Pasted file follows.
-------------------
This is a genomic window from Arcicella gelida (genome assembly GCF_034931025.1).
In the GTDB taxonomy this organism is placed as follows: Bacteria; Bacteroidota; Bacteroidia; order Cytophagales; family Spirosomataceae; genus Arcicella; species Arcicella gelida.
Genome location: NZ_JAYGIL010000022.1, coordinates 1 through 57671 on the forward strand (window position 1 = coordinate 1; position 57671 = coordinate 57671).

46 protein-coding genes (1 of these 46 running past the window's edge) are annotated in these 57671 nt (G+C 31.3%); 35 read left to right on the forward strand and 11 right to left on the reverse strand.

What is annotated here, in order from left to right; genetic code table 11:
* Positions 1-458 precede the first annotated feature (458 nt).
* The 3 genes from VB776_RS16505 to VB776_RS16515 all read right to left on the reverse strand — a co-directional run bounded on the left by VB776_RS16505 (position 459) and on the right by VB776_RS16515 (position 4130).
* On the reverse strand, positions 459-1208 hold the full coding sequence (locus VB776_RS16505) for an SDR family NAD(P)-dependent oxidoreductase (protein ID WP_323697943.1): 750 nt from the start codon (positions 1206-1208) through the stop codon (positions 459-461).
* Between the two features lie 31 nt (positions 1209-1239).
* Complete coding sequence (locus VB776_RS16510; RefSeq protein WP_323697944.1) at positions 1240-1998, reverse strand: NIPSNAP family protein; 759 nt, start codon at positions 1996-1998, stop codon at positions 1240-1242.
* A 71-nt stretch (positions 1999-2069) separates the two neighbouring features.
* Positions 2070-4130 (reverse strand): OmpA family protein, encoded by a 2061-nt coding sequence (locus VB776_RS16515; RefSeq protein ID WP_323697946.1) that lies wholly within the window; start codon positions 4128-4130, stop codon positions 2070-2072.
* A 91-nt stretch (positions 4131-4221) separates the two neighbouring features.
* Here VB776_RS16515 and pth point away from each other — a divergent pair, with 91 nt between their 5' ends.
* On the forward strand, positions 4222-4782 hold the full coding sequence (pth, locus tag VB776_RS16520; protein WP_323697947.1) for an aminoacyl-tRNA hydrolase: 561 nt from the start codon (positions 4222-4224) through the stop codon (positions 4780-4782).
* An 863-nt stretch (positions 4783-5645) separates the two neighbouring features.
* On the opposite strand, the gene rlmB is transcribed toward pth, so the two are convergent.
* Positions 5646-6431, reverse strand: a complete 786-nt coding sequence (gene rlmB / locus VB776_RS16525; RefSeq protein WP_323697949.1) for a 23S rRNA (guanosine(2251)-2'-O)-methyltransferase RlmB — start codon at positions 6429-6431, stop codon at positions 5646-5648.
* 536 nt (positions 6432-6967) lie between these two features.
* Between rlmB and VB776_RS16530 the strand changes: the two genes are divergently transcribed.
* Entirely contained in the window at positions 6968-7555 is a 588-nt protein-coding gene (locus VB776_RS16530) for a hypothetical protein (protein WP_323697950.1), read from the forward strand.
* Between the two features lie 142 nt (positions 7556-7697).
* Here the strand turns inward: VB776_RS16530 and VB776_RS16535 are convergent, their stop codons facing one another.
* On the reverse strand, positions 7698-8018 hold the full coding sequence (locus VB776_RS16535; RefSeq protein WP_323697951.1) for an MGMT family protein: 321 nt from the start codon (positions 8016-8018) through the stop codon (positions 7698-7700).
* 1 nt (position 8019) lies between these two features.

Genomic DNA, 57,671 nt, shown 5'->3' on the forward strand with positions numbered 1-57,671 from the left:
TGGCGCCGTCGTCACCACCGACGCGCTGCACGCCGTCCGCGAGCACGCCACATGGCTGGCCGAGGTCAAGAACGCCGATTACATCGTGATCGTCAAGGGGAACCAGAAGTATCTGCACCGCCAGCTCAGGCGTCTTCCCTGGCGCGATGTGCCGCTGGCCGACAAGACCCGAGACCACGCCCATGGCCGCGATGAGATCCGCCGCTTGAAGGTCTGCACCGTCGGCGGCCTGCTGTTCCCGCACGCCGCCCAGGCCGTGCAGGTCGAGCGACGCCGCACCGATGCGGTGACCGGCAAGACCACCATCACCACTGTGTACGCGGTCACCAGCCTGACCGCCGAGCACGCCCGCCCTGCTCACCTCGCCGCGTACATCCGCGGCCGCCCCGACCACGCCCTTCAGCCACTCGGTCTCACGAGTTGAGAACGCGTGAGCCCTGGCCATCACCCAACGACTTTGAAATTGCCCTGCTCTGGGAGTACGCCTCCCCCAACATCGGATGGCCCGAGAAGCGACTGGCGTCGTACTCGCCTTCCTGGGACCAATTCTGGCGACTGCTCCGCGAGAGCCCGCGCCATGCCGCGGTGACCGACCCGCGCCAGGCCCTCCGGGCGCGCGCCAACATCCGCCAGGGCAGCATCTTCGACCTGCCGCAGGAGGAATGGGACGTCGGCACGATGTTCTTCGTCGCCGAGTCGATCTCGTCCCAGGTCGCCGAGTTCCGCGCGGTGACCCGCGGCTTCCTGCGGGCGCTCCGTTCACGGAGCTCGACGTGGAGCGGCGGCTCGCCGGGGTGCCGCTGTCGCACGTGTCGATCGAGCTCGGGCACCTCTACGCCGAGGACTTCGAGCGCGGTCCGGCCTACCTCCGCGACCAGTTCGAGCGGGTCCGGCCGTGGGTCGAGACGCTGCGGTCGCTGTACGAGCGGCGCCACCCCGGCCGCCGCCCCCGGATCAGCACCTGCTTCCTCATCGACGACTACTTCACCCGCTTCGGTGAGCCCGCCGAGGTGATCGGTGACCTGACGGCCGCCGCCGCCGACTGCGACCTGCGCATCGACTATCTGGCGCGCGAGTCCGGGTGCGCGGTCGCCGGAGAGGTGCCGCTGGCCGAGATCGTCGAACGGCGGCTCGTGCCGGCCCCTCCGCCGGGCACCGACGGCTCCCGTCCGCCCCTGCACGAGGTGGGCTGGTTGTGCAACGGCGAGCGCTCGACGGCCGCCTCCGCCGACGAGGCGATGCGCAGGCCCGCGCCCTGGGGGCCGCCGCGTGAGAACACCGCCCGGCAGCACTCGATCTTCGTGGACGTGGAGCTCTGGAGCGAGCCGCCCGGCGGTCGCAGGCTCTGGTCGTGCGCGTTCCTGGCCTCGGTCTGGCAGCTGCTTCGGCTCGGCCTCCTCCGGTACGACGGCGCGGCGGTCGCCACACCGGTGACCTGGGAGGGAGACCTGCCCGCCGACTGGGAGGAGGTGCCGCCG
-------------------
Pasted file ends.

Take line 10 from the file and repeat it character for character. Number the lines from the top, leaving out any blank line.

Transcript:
* Complete coding sequence (locus VB776_RS16510; RefSeq protein WP_323697944.1) at positions 1240-1998, reverse strand: NIPSNAP family protein; 759 nt, start codon at positions 1996-1998, stop codon at positions 1240-1242.